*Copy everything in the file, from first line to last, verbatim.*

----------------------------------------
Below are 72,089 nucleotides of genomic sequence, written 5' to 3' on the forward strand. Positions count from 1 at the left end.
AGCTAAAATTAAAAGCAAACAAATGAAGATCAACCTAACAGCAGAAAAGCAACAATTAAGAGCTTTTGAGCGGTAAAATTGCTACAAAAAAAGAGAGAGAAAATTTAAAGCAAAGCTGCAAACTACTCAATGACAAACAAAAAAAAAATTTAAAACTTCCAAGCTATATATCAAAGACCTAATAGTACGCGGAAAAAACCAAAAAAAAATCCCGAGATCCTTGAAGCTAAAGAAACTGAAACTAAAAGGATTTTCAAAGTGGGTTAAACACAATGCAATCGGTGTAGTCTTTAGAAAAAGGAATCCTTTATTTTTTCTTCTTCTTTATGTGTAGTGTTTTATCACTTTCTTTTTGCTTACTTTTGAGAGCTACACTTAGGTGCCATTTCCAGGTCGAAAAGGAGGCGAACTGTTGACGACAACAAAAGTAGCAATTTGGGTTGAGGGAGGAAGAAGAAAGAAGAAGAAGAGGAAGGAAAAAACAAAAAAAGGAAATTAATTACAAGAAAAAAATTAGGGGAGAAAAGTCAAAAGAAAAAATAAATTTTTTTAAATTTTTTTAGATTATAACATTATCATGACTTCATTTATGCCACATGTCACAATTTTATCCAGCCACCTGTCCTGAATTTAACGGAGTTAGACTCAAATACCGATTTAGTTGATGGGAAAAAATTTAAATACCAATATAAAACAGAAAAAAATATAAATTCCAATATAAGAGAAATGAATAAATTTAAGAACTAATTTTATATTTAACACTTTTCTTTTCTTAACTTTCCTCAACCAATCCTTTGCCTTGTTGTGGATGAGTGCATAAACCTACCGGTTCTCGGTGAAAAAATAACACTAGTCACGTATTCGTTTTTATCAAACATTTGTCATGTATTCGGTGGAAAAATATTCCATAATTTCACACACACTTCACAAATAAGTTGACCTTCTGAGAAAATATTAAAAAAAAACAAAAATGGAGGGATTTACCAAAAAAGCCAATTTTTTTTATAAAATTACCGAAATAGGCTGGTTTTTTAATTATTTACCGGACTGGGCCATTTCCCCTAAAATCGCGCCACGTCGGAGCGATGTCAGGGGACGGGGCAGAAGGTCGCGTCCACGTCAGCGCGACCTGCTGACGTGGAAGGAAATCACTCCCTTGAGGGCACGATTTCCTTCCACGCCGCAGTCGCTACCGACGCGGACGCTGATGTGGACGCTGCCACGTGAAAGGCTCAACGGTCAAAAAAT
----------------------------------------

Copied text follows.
Below are 72,089 nucleotides of genomic sequence, written 5' to 3' on the forward strand. Positions count from 1 at the left end.
AGCTAAAATTAAAAGCAAACAAATGAAGATCAACCTAACAGCAGAAAAGCAACAATTAAGAGCTTTTGAGCGGTAAAATTGCTACAAAAAAAGAGAGAGAAAATTTAAAGCAAAGCTGCAAACTACTCAATGACAAACAAAAAAAAAATTTAAAACTTCCAAGCTATATATCAAAGACCTAATAGTACGCGGAAAAAACCAAAAAAAAATCCCGAGATCCTTGAAGCTAAAGAAACTGAAACTAAAAGGATTTTCAAAGTGGGTTAAACACAATGCAATCGGTGTAGTCTTTAGAAAAAGGAATCCTTTATTTTTTCTTCTTCTTTATGTGTAGTGTTTTATCACTTTCTTTTTGCTTACTTTTGAGAGCTACACTTAGGTGCCATTTCCAGGTCGAAAAGGAGGCGAACTGTTGACGACAACAAAAGTAGCAATTTGGGTTGAGGGAGGAAGAAGAAAGAAGAAGAAGAGGAAGGAAAAAACAAAAAAAGGAAATTAATTACAAGAAAAAAATTAGGGGAGAAAAGTCAAAAGAAAAAATAAATTTTTTTAAATTTTTTTAGATTATAACATTATCATGACTTCATTTATGCCACATGTCACAATTTTATCCAGCCACCTGTCCTGAATTTAACGGAGTTAGACTCAAATACCGATTTAGTTGATGGGAAAAAATTTAAATACCAATATAAAACAGAAAAAAATATAAATTCCAATATAAGAGAAATGAATAAATTTAAGAACTAATTTTATATTTAACACTTTTCTTTTCTTAACTTTCCTCAACCAATCCTTTGCCTTGTTGTGGATGAGTGCATAAACCTACCGGTTCTCGGTGAAAAAATAACACTAGTCACGTATTCGTTTTTATCAAACATTTGTCATGTATTCGGTGGAAAAATATTCCATAATTTCACACACACTTCACAAATAAGTTGACCTTCTGAGAAAATATTAAAAAAAAACAAAAATGGAGGGATTTACCAAAAAAGCCAATTTTTTTTATAAAATTACCGAAATAGGCTGGTTTTTTAATTATTTACCGGACTGGGCCATTTCCCCTAAAATCGCGCCACGTCGGAGCGATGTCAGGGGACGGGGCAGAAGGTCGCGTCCACGTCAGCGCGACCTGCTGACGTGGAAGGAAATCACTCCCTTGAGGGCACGATTTCCTTCCACGCCGCAGTCGCTACCGACGCGGACGCTGATGTGGACGCTGCCACGTGAAAGGCTCAACGGTCAAAAAAT